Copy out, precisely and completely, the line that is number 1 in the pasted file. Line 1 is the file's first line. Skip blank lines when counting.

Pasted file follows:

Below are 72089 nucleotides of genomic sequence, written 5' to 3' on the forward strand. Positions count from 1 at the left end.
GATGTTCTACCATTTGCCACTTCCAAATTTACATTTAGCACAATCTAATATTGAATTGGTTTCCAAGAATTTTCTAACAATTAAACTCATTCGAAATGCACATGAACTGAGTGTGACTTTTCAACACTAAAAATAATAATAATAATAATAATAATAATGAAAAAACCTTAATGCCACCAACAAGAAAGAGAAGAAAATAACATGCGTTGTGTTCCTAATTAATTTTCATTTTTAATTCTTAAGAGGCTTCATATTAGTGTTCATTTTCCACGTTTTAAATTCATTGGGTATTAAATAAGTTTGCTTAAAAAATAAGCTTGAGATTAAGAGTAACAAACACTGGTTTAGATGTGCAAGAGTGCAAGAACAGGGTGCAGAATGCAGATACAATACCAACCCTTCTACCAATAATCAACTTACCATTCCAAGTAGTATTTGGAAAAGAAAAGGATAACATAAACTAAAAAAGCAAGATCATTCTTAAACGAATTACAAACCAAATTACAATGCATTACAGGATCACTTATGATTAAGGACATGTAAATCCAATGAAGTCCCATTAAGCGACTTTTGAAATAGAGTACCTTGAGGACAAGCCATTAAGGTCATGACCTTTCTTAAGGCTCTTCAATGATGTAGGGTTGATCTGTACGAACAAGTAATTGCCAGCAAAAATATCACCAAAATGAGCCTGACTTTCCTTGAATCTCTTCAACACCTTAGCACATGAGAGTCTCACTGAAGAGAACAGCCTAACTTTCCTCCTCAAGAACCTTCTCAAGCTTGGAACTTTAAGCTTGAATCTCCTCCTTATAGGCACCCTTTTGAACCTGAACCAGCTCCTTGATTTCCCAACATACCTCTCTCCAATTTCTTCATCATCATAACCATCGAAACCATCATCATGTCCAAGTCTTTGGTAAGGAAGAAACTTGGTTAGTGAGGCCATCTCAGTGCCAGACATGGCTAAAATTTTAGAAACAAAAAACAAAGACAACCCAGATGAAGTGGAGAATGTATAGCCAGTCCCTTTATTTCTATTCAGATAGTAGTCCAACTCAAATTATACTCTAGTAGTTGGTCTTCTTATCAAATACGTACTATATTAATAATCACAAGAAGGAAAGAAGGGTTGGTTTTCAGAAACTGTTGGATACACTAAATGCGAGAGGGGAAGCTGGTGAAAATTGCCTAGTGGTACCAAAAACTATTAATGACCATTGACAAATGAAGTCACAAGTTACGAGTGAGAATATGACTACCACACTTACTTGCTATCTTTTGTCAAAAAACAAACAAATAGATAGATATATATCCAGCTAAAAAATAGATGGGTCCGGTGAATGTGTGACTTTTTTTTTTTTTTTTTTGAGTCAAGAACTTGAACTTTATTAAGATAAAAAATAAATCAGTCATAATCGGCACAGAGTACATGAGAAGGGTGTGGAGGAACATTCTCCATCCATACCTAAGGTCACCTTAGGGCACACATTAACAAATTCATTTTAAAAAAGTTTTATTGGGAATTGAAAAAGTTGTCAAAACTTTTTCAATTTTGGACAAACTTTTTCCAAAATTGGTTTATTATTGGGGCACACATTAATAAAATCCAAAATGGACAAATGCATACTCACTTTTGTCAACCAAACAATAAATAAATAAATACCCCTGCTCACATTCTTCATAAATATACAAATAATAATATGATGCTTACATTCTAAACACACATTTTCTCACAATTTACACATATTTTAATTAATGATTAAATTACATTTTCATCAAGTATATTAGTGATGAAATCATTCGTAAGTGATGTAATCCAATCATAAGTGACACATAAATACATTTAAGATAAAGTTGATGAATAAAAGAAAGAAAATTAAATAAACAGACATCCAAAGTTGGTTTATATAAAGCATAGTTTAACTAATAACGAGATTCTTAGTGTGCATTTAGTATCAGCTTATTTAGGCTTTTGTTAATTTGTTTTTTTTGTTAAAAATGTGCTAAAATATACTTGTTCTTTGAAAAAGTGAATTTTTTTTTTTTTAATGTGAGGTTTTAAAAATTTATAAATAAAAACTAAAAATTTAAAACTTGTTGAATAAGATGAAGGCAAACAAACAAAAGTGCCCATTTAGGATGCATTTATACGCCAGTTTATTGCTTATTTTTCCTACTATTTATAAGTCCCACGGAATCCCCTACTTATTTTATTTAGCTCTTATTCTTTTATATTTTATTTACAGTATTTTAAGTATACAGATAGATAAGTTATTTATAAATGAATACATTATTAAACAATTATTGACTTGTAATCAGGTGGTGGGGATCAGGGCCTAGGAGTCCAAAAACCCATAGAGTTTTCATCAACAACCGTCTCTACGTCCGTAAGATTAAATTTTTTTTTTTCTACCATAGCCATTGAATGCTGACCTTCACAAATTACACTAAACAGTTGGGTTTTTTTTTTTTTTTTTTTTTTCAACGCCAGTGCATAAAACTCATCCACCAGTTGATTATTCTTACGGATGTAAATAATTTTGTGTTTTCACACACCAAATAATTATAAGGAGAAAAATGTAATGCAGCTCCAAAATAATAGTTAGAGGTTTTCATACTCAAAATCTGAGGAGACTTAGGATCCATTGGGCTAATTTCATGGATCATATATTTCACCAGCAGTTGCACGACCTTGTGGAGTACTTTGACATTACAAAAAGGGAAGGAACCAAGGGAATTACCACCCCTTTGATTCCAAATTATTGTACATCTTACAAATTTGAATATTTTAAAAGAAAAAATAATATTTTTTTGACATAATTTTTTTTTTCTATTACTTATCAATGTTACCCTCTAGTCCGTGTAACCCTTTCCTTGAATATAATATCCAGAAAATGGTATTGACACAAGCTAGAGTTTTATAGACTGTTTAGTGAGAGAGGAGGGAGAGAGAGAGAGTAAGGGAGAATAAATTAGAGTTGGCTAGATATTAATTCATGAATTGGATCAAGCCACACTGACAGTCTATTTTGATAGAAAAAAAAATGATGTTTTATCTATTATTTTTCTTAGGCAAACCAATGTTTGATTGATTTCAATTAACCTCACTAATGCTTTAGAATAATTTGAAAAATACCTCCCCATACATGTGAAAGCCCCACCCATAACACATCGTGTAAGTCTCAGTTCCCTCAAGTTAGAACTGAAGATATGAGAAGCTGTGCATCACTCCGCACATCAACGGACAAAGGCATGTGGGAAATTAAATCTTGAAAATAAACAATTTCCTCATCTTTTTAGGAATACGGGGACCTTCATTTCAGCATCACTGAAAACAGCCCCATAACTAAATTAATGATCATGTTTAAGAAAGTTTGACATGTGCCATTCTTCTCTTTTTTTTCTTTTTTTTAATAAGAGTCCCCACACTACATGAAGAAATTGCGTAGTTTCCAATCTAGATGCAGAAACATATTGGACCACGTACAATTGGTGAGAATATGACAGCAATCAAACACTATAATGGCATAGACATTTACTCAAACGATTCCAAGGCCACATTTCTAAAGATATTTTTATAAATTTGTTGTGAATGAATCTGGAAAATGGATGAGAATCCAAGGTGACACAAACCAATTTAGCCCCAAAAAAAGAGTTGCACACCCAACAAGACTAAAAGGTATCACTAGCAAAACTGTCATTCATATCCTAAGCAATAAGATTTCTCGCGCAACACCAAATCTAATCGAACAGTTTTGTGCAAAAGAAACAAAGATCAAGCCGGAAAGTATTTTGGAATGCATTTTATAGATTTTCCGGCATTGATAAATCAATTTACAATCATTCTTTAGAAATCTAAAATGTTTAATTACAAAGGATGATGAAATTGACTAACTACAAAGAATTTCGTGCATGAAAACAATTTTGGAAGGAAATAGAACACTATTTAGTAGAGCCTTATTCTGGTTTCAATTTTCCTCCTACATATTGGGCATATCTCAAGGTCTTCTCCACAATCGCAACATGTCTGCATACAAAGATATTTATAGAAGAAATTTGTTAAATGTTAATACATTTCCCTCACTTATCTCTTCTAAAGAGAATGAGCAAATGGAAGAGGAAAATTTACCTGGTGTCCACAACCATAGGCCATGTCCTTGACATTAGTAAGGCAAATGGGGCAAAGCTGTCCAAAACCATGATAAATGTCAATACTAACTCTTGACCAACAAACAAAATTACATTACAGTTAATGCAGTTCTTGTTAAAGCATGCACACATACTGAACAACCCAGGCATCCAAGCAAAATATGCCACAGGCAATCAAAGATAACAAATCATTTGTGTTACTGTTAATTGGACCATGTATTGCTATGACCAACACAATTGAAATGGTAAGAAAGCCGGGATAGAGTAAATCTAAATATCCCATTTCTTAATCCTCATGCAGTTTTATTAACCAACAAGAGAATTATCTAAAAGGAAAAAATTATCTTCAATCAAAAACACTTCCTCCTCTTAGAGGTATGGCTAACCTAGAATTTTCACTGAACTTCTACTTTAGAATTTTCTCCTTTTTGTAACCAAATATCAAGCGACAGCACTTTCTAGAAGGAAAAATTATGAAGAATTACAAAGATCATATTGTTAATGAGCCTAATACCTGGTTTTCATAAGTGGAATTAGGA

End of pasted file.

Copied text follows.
Below are 72089 nucleotides of genomic sequence, written 5' to 3' on the forward strand. Positions count from 1 at the left end.